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23P - Matricellular protein CCN3/NOV regulates tumorigenesis in triple-negative breast cancer (ID 109)

Presentation Number
Lecture Time
18:25 - 18:25
  • S. Son
Hall Bordeaux, Palais des Congrès, Paris, France
18:00 - 18:45
  • S. Son
  • H. Kim
  • I. Shin



CCN3(NOV) is a matricellular protein belonging to the CCN family and is known to be involved in various cellular signaling processes including tumorigenesis. Previous studies have shown that CCN3 can promote cell migration in sarcoma, glioblastoma, prostate and renal cancer cells. In-silico analysis using the TCGA database shows CCN3 was highly amplified in breast cancer patients especially in TNBC (triple-negative breast cancer) patients. Accordingly, we confirmed that the expression of CCN3 is up-regulated in the TNBC cell lines. Based on these findings, it was thought that CCN3 would participate in TNBC tumorigenesis.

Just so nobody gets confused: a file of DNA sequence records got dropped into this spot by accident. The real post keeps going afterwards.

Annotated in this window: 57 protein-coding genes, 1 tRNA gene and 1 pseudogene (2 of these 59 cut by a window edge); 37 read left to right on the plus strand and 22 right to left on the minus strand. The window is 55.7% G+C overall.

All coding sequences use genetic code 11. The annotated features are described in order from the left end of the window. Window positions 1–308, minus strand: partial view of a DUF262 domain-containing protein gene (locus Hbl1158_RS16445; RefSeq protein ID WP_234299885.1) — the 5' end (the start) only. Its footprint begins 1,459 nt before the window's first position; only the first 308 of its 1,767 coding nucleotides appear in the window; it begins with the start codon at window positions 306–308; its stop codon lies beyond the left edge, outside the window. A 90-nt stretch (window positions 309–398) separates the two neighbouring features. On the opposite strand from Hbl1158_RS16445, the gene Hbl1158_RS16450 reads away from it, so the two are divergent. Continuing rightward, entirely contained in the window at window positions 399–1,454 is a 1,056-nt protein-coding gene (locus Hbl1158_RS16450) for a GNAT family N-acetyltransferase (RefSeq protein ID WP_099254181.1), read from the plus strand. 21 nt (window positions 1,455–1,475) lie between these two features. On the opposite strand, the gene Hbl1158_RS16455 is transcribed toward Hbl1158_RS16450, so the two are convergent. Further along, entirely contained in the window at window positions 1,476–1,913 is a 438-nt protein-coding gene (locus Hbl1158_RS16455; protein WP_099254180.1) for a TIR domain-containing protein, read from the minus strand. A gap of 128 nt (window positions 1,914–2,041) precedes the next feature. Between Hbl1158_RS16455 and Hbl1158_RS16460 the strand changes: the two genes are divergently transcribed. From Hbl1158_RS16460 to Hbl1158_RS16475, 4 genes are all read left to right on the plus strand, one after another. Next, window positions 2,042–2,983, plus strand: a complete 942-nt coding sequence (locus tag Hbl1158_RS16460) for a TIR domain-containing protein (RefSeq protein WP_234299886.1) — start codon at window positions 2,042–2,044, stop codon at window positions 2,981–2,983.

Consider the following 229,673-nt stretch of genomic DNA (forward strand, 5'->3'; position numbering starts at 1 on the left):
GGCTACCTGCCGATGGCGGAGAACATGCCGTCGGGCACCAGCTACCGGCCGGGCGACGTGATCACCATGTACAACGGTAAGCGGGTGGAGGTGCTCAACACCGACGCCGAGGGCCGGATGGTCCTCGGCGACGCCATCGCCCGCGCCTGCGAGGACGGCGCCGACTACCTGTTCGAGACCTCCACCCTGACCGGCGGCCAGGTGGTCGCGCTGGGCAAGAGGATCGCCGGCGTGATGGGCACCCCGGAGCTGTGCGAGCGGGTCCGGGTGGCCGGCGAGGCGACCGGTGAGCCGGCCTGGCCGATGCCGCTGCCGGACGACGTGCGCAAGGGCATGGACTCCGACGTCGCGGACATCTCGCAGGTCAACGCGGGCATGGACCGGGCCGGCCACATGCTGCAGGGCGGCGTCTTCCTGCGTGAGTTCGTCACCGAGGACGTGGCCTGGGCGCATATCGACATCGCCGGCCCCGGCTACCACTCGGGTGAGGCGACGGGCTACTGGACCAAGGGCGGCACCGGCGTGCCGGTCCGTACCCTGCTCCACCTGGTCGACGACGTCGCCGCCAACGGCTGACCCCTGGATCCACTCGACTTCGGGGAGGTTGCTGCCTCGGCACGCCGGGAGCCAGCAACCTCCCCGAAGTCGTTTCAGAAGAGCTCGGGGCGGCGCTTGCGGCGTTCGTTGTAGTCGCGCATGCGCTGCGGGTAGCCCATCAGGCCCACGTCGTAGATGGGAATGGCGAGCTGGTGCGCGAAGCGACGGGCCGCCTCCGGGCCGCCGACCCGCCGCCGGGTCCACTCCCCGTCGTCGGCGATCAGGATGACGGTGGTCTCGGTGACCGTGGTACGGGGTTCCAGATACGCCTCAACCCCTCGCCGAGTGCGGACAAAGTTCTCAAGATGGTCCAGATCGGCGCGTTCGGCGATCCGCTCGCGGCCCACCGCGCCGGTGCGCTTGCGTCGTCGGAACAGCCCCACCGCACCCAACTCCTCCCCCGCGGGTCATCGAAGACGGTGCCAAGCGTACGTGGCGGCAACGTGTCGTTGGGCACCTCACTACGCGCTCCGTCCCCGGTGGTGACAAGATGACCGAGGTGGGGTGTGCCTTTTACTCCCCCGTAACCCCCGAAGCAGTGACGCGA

We generated CCN3 knockdown TNBC cell lines by using shRNA. Proliferation assays and wound healing assay were performed to check the phenotype changes in the established cell line, and western blotting and RT-qPCR were used to monitor changes in intracellular protein expression. In addition, in-silico analysis using the TCGA database confirmed gene sets affected by CCN3 expression.


We identified that CCN3 knockdown cell lines exhibited decreased proliferation, migration ability and colony-forming ability compared with control cell lines. Then we performed immunoblotting to find altered signaling by CCN3 knockdown. Phosphorylation level of FAK and EGFR were decreased in CCN3 knockdown cell lines.


We have shown that CCN3 can be involved in proliferation and migration ability in TNBC cell lines. We thought that this regulation may involve EGFR, which is known to be overexpressed in TNBC, or phosphorylation of FAK through integrin signaling. This study shows that CCN3 expressed in TNBC affects tumorigenesis of TNBC and may be used as a possible molecular therapeutic candidate to target TNBC.

Legal entity responsible for the study

Hanyang University.


National Research Foundation Korea.


All authors have declared no conflicts of interest.